Biodiv Sci ›› 2016, Vol. 24 ›› Issue (9): 1014-1019.DOI: 10.17520/biods.2016243

Special Issue: 物种概念专题

• Orginal Article • Previous Articles     Next Articles

A brief review on the historical changes in the concept of species

Ping Xie*()   

  1. Institute of Hydrobiology, Chinese Academy of Sciences, Wuhan 430072
  • Online:2016-09-20 Published:2016-10-09
  • Contact: Xie Ping

Abstract:

This is a mini-review on the historical changes in the concept of species. Biologists use different methods or criteria to discriminate species, leading to the formation of different species concepts, e.g. biological species, morphospecies, ecological species, evolutionary species, phylogenetic/cladistic species, or their combinations. These concepts respectively reveal a specific profile of the species’ attributes, as well as reflecting the objective existence of these creatures as different species, but not being satisfied with everyone. For eukaryotes, reproductive isolation (incapable of reproducing fertile offspring) should be the key for two populations to differentiate into two different species, no matter how much they differ morphologically. The mechanisms underlying such isolation might be geographical, behavioral, or otherwise. Reproductive isolation is certainly accompanied by some morphological or genetic changes that are often used as criteria by taxonomists or molecular evolutionary biologists to distinguish species, although these attributes may not be associated with reproductive isolation itself. Extinct species known only from fossils are impossible to be classified taxonomically according to reproductive isolation. The exact definition of the term “species” is still controversial, as a species concept based on reproductive isolation is usually not applicable, but a usable species definition (e.g. morphospecies) is regarded to be artificial.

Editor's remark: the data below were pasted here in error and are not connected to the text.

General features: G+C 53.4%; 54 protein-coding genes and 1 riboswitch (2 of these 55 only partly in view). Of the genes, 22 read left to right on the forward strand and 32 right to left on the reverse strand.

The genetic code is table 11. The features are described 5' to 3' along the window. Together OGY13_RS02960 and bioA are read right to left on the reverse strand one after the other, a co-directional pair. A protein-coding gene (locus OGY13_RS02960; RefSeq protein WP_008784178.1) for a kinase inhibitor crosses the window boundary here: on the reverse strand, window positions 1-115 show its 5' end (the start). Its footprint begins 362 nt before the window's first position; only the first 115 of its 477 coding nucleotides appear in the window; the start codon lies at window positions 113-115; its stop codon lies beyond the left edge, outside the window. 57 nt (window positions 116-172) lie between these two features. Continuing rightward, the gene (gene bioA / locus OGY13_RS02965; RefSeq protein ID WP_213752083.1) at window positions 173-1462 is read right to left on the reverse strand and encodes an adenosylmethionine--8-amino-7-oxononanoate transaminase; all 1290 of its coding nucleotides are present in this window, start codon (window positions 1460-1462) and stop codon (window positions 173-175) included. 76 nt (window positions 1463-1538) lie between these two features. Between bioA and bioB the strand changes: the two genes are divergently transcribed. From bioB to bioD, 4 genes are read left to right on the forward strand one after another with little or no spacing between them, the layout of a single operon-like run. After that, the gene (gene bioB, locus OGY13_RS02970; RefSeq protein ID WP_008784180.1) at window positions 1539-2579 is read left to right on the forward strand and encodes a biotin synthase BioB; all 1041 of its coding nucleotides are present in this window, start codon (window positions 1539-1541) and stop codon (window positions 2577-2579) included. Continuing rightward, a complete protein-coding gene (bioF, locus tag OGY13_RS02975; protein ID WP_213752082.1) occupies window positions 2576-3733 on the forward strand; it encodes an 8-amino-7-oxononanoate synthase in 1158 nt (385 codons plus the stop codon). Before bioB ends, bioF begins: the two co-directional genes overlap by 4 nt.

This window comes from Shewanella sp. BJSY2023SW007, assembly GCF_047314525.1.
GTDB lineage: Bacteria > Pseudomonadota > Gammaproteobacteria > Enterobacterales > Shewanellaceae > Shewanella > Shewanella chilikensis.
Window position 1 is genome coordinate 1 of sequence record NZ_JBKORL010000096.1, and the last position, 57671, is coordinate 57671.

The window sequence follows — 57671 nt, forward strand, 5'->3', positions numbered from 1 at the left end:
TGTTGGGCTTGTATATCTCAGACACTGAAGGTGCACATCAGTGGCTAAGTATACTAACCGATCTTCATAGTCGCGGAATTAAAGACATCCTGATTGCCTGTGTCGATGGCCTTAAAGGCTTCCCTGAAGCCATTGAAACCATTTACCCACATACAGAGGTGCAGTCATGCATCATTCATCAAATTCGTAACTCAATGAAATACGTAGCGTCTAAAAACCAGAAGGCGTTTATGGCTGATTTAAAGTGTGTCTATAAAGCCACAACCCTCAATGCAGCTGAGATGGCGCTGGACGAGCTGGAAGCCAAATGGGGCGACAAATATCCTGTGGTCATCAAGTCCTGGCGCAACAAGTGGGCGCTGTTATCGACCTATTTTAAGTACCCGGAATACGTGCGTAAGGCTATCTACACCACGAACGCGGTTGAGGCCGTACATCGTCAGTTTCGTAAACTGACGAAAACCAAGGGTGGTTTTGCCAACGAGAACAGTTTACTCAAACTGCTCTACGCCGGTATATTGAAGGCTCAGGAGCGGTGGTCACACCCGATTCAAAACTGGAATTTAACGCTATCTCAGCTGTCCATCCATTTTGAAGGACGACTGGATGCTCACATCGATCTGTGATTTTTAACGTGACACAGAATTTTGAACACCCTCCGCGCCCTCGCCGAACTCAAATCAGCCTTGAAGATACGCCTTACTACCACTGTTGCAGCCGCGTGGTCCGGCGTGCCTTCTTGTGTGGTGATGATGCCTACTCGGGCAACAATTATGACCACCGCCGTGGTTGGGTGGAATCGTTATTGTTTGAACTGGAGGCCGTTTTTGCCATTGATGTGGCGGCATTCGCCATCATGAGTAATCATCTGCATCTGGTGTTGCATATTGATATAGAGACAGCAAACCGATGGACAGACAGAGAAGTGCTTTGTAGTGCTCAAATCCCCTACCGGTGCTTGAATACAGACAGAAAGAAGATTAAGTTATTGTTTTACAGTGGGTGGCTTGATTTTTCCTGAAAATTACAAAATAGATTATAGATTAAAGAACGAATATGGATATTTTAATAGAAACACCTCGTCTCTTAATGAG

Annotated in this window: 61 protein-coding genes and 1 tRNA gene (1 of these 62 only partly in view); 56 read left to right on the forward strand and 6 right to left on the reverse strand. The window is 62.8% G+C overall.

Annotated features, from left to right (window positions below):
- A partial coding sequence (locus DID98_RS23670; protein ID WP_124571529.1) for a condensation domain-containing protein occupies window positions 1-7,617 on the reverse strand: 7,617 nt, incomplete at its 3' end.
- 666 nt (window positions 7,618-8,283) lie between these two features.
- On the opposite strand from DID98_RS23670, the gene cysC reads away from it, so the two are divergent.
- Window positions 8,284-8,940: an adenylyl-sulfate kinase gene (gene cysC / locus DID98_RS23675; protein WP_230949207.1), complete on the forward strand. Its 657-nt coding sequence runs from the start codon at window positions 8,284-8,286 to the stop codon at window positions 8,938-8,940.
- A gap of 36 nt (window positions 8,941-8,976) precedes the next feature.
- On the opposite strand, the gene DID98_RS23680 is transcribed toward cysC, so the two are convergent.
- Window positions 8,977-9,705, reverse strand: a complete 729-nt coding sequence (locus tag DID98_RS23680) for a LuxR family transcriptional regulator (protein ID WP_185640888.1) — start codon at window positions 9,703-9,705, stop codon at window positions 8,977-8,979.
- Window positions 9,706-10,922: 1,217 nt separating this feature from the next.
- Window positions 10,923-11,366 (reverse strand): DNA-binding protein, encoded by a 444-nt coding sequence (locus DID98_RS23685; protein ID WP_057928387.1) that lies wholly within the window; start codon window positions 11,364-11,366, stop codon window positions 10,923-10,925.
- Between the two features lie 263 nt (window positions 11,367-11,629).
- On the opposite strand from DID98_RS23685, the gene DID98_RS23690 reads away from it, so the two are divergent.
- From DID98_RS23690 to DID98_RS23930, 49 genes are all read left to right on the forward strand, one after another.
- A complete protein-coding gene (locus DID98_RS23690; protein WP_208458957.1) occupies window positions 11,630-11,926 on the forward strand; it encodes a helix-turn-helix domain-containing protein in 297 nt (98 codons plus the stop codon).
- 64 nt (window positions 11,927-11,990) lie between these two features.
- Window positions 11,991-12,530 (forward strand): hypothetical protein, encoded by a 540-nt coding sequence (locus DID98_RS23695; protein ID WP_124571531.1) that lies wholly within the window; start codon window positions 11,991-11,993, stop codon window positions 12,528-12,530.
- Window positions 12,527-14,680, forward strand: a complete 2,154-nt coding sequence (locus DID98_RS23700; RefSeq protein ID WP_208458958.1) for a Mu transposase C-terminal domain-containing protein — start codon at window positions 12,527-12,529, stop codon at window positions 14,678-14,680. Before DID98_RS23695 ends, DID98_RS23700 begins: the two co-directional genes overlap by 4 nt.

Key words: species concept, biological species, morphospecies, reproductive isolation